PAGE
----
Sometimes it just feels good to get away from the hectic, precise and alway omnipresent perfectionism. Sometimes you just don’t want to know everything too exactly.
And: you wish to do it yourself, make it your own and feel the achievement of success. Why else do people paint, when you can take a photo or why do some play an instrument, when there are thousands who play much better than yourself?
It’s the joy of inaccuracy, estimation and understanding.
Join the many Reginasailing course participants and have fun for 6 days in Malta learning it together in a 5-Star Hotel! Join in the evenings for further dreams and discussions and plans. It’s a week you will lock back in fond memories, finding likeminded, often highly experienced sailors, to share your dreams with.
Don’t hesitate and join the course, which is always filling up very early.
Do you understand how your smartphone can exactly know where you are, let alone where your spouse is, your handbag or your keys? Can you explain how a quartz watch can count the 32,768,000 times that it swings to and fro – in each second? Do you feel any joy when turning on a switch to get the desired light? Can you follow the physics how come a 78,000 kg heavy Airbus 320 can lift off into the sky? Engineers can explain the maths behind it, but not even they can feel it! Ask me! I’m one of them!
Can you remember the joy when you used coloured pencils and drew your first artwork in Kindergarten as a small kid? Can you remember how you felt when you solved your first calculations using no more than plus and minus and got it right? Or how it felt using no more than a sheet of paper, a pencil and a ruler to draw meaningful lines giving your phantasy freedom to spin off into the blue?
That’s what celestial navigation is all about these days!
These days, and under normal circumstances, celestial navigation has very little to do with the necessity to find your position. (Although it does make sense to have it as a backup system, see below!). In first place, it has to do with feeling the joy to learn something new and fun, feeling the beautifully overwhelming success when you get it right. And to most sailors, it’s even meaningful to learn.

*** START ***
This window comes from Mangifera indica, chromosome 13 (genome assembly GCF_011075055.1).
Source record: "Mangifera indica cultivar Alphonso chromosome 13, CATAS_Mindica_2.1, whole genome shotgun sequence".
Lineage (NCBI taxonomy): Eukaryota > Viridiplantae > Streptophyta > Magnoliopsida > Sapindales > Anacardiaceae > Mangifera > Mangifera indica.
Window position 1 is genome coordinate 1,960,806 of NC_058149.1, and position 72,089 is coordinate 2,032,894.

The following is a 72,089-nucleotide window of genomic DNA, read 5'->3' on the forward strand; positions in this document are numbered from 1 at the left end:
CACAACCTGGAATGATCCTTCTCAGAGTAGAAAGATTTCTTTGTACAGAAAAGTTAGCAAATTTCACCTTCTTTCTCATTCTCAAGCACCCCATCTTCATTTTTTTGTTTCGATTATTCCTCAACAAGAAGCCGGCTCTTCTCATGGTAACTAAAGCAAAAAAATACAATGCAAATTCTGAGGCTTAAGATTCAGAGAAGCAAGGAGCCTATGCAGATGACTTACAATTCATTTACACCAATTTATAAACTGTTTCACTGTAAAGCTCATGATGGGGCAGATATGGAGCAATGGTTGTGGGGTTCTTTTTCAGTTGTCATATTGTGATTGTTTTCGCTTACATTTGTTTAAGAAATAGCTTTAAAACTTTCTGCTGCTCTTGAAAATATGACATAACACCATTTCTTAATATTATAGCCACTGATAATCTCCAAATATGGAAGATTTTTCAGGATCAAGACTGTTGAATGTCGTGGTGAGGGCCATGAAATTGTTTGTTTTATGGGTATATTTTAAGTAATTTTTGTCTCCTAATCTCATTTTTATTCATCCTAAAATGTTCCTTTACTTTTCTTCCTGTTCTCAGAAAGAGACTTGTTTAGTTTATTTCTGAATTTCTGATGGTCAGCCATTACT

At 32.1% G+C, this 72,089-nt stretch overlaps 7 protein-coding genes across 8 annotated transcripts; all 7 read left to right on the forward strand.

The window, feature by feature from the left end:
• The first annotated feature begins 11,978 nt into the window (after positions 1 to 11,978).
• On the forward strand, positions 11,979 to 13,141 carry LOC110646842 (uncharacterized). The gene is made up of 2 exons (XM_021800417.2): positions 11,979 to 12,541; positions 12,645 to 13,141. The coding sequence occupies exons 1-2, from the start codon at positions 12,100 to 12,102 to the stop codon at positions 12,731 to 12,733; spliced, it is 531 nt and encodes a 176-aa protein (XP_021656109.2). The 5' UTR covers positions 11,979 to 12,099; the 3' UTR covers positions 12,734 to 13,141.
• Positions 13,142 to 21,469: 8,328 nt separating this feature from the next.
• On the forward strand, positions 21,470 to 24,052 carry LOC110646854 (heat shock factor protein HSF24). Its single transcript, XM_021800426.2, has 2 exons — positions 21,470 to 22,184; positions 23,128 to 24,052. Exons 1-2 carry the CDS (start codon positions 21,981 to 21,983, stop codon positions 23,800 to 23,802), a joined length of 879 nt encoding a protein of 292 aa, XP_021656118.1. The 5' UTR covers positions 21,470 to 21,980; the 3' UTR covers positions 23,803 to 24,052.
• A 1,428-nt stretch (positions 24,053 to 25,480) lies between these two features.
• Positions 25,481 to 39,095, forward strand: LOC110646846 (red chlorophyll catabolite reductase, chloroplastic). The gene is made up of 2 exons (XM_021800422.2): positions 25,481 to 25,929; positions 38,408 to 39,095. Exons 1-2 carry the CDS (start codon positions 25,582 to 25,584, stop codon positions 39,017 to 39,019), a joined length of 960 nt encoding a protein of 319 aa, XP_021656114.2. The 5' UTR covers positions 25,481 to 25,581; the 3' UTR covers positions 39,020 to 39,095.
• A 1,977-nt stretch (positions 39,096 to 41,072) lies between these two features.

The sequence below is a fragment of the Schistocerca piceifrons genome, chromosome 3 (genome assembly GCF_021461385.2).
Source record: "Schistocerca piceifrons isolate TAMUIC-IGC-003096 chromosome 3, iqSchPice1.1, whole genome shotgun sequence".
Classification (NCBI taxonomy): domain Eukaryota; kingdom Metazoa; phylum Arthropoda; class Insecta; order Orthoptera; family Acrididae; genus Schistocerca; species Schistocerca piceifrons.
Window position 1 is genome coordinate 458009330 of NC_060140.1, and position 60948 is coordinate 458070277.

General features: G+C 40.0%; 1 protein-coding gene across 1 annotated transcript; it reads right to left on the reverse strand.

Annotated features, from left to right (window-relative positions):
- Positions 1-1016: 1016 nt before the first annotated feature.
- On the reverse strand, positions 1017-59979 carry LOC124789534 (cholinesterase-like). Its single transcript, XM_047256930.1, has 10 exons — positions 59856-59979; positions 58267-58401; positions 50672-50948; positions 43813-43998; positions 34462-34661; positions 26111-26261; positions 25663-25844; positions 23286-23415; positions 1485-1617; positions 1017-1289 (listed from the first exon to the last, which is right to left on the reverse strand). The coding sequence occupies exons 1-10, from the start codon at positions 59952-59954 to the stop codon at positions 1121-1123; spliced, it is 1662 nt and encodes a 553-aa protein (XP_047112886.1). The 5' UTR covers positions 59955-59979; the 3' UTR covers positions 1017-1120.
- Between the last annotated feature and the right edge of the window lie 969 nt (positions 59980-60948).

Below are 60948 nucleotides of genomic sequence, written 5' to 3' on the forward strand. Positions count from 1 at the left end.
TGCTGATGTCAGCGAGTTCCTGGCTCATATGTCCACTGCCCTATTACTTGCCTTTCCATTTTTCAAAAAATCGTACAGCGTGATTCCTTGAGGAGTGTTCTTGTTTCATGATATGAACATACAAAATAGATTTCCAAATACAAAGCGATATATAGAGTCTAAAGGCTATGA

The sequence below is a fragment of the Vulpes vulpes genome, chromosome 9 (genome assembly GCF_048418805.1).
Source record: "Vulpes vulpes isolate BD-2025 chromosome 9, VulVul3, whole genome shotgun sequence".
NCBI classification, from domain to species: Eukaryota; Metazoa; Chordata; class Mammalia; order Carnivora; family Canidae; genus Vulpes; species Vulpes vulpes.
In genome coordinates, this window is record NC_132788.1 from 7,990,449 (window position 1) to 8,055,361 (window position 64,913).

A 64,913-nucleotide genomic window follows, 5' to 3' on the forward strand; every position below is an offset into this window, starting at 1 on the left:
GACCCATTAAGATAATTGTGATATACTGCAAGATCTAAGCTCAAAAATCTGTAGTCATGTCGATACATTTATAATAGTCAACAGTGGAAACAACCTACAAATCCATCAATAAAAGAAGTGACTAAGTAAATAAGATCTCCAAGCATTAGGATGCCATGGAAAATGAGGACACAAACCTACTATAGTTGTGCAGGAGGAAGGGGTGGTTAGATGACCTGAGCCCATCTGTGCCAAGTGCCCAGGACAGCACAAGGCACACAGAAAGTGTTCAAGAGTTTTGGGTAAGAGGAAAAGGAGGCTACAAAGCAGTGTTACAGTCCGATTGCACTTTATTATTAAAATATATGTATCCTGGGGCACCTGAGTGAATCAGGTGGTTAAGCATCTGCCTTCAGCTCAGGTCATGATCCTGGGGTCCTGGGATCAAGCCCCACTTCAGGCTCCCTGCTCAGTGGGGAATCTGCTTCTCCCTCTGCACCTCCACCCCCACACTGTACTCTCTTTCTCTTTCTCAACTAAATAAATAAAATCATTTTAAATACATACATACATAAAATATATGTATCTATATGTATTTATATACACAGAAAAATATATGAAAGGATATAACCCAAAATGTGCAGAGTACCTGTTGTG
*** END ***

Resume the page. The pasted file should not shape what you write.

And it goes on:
You don’t even need a chart to find your position with celestial navigation. You simply create your own by using a blank piece of paper that becomes your “Plotting Sheet”. You don’t need a calculator, you do the simply addition and subtraction like you did in second grade in school. Plus and Minus is all you need to know. Hold a beautifully hand-crafted mechanical angle measuring device thy call a Sextant in your hands and know that it has looked like this for centuries. And if you wish to go all the way: use a mechanical chronometer for the exact time (but I confess: I use a cheap digital wrist-watch, instead).
The cleverly compiled tables that mathematicians have prepared for us sailors are astonishing. Learning about the PZX-Triangle, you can even understand the background how the smart guys have reached to their Sight Reduction Tables. If you remember the trigonometry from middle school, it’s very similar to grasp and only the fact that we are sailing on a round sphere makes it a little bit more complicated. But never mind, you don’t need to understand it all! At least you get a feel for how they did it!